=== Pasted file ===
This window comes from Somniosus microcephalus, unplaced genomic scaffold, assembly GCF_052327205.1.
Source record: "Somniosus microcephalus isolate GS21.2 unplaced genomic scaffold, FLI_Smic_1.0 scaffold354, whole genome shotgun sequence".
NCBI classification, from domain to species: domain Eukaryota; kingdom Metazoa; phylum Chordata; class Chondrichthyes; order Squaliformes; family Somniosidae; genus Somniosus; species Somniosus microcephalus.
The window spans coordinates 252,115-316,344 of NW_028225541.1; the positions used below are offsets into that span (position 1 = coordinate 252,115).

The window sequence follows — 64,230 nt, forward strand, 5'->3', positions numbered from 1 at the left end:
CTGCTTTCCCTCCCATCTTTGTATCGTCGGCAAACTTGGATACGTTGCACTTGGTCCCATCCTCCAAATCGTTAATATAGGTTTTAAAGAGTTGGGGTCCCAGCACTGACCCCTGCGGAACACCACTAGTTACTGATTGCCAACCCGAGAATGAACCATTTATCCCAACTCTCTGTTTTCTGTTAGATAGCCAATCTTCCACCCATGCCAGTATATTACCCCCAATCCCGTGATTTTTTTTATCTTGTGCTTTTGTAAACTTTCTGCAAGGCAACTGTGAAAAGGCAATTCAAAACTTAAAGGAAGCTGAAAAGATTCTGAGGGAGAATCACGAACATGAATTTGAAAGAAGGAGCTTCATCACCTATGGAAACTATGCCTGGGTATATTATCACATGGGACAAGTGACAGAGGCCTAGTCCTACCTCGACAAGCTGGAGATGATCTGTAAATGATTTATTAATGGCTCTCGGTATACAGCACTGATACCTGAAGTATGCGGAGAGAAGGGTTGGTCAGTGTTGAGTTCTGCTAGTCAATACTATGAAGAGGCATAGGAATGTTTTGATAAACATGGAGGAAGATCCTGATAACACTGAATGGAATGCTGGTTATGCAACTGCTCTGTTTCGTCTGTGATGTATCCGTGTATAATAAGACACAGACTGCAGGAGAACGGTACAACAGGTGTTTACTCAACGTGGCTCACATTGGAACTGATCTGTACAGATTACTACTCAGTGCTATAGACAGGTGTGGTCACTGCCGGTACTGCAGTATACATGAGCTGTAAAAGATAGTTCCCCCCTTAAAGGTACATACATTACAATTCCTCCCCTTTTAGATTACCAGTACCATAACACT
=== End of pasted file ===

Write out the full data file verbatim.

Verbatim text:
This window comes from Somniosus microcephalus, unplaced genomic scaffold, assembly GCF_052327205.1.
Source record: "Somniosus microcephalus isolate GS21.2 unplaced genomic scaffold, FLI_Smic_1.0 scaffold354, whole genome shotgun sequence".
NCBI classification, from domain to species: domain Eukaryota; kingdom Metazoa; phylum Chordata; class Chondrichthyes; order Squaliformes; family Somniosidae; genus Somniosus; species Somniosus microcephalus.
The window spans coordinates 252,115-316,344 of NW_028225541.1; the positions used below are offsets into that span (position 1 = coordinate 252,115).

The window sequence follows — 64,230 nt, forward strand, 5'->3', positions numbered from 1 at the left end:
CTGCTTTCCCTCCCATCTTTGTATCGTCGGCAAACTTGGATACGTTGCACTTGGTCCCATCCTCCAAATCGTTAATATAGGTTTTAAAGAGTTGGGGTCCCAGCACTGACCCCTGCGGAACACCACTAGTTACTGATTGCCAACCCGAGAATGAACCATTTATCCCAACTCTCTGTTTTCTGTTAGATAGCCAATCTTCCACCCATGCCAGTATATTACCCCCAATCCCGTGATTTTTTTTATCTTGTGCTTTTGTAAACTTTCTGCAAGGCAACTGTGAAAAGGCAATTCAAAACTTAAAGGAAGCTGAAAAGATTCTGAGGGAGAATCACGAACATGAATTTGAAAGAAGGAGCTTCATCACCTATGGAAACTATGCCTGGGTATATTATCACATGGGACAAGTGACAGAGGCCTAGTCCTACCTCGACAAGCTGGAGATGATCTGTAAATGATTTATTAATGGCTCTCGGTATACAGCACTGATACCTGAAGTATGCGGAGAGAAGGGTTGGTCAGTGTTGAGTTCTGCTAGTCAATACTATGAAGAGGCATAGGAATGTTTTGATAAACATGGAGGAAGATCCTGATAACACTGAATGGAATGCTGGTTATGCAACTGCTCTGTTTCGTCTGTGATGTATCCGTGTATAATAAGACACAGACTGCAGGAGAACGGTACAACAGGTGTTTACTCAACGTGGCTCACATTGGAACTGATCTGTACAGATTACTACTCAGTGCTATAGACAGGTGTGGTCACTGCCGGTACTGCAGTATACATGAGCTGTAAAAGATAGTTCCCCCCTTAAAGGTACATACATTACAATTCCTCCCCTTTTAGATTACCAGTACCATAACACT